Because we found endophilinAs being recruited to Rab7-endosomes (Fig. 5A,B), we tested whether endophilinA2 binds to the Rab7 CMT2B mutants. Overexpressing the CMT2B mutants Rab7-L129F, Rab7-K157N, Rab7-N161T or Rab7-V162M together with endophilinA2 revealed that endophilinA2 does not bind to these Rab7 mutants in unstimulated conditions (Fig. S8). In NGF-stimulated conditions, endophilinA2 bound to Rab7-WT, as shown before (Fig. 5A), but showed significantly reduced binding to three CMT2B constructs: Rab7-L129F, Rab7-K157N and Rab7-V162M (Fig. 7E,F).
To test whether the defects observed in phosphorylation of TrkA lead to effects in neurons, we overexpressed GFP, GFP–Rab7-WT, GFP–Rab7-Q67L and GFP–Rab7-T22N as controls, as well as GFP-tagged CMT2B-mutant Rab7 constructs in adult mouse DRG neurons. On day in vitro (DIV) 15, neurons expressing Rab7-K157N and Rab-V162M, where tubulation and phosphorylation of TrkA was decreased, had significantly decreased neurite length (Fig. 7G,H). Such a decrease was not observed for neurons expressing Rab7-L129F or Rab7-N161T, which were able to tubulate Rab7-endosomes and phosphorylate TrkA.
Taken together, our findings show that Rab7-endosomes are able to retrieve TrkA. In neurons expressing CMT2B mutations, which show defects in tubular domain formation, we found a decrease in phosphorylation of TrkA and, consequently, a decrease in neurite length over time (Fig. 8A–C).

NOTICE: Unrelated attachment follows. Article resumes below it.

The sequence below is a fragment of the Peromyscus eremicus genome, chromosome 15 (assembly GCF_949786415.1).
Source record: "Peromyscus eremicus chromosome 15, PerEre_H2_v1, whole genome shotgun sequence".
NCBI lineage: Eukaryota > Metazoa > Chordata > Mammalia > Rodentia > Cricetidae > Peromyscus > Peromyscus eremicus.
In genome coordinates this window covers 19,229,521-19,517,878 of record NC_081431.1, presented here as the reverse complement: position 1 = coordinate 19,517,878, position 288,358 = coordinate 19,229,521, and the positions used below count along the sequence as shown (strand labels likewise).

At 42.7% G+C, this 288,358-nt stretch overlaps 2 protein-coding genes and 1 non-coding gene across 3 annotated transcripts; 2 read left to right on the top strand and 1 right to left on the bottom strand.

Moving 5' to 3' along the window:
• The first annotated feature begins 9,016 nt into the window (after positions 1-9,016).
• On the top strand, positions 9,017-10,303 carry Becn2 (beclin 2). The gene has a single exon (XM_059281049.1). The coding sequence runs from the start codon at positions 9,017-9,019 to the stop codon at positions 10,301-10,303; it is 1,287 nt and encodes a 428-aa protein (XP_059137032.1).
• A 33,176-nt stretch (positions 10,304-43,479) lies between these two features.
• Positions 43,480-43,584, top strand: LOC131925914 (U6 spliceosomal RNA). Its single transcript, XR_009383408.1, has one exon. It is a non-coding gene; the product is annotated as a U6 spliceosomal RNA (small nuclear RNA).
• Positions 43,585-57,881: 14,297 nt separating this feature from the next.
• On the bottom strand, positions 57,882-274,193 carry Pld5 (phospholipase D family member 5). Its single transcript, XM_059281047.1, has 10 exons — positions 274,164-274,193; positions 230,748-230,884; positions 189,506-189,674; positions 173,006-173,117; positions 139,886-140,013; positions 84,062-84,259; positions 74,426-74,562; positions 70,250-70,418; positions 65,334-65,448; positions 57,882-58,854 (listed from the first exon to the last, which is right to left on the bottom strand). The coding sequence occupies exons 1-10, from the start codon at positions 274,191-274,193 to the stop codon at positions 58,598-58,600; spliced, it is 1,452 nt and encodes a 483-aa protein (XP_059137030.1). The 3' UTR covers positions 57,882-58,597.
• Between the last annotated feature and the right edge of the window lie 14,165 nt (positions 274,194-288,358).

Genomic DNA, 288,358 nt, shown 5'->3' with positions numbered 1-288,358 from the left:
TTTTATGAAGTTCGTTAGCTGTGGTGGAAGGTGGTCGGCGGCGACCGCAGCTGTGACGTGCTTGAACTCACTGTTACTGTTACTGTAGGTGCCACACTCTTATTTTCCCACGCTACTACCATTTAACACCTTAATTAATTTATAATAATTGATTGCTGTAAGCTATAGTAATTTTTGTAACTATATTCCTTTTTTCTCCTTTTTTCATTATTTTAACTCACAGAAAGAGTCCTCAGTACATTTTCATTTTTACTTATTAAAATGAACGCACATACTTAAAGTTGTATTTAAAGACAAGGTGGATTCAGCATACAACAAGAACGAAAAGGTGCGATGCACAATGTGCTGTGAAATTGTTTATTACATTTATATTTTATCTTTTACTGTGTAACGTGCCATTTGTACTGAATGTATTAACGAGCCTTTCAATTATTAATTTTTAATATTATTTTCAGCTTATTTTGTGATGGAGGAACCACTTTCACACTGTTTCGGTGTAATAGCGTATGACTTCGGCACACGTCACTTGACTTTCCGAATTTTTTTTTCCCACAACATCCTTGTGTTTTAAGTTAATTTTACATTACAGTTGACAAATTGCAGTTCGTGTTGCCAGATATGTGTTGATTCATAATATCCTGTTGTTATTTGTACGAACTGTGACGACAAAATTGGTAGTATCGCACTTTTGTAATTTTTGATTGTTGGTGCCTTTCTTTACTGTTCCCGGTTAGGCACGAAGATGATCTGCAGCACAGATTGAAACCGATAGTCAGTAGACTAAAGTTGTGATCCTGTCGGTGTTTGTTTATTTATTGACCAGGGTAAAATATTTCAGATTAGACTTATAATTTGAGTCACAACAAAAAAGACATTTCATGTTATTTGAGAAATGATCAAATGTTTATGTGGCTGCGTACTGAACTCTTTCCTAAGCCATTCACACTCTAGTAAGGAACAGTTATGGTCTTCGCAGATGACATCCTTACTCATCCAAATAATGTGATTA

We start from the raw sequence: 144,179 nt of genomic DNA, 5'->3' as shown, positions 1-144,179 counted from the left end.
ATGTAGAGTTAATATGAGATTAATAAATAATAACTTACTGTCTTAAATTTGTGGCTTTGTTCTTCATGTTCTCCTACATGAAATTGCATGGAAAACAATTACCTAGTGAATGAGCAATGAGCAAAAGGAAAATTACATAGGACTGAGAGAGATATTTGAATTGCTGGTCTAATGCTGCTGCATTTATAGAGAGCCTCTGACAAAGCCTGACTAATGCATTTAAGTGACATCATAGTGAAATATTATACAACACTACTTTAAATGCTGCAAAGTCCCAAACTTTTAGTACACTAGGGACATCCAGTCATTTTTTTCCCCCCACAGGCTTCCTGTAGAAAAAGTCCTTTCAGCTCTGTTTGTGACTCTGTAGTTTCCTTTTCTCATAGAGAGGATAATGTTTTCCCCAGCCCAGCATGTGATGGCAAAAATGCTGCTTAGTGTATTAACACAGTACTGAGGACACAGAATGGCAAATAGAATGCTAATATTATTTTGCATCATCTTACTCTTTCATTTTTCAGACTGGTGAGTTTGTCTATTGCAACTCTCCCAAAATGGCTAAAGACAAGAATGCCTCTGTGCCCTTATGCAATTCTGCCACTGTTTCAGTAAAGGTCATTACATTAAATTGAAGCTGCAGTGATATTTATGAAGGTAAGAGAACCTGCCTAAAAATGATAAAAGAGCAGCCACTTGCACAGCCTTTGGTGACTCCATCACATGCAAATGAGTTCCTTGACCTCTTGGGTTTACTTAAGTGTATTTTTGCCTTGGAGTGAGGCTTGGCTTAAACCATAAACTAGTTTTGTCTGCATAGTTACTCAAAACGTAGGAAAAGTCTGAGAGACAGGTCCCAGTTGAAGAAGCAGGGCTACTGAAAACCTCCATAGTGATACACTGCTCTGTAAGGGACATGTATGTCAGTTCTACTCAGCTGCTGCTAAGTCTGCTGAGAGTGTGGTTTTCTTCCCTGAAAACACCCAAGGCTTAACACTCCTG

In this study, we report a retrieval mechanism of TrkA from late Rab7-endosomes. Using TIRF, STED and EM, we analysed Rab7-endosomes in the presence and absence of NGF and EGF. We found that TrkA localized to or within Rab7-endosomes of various sizes, whereas EGFR localized more to the limiting membrane of Rab7-endosomes. When stimulated with NGF, but not when stimulated with EGF, Rab7-endosomes extended tubular domains, in which TrkA localized and subsequently was pinched off. This tubulation event correlated with the phosphorylation status of TrkA. Additionally, TrkA remained stable in time-course western blot experiments, whereas EGFR levels decreased over time. In peripheral neuropathy CMT2B, tubulation events were disrupted. Disrupted tubulation events in CMT2B correlated with phosphorylation of TrkA and with DRG neurite length.
Identification of Trk-containing Rab7-endosomes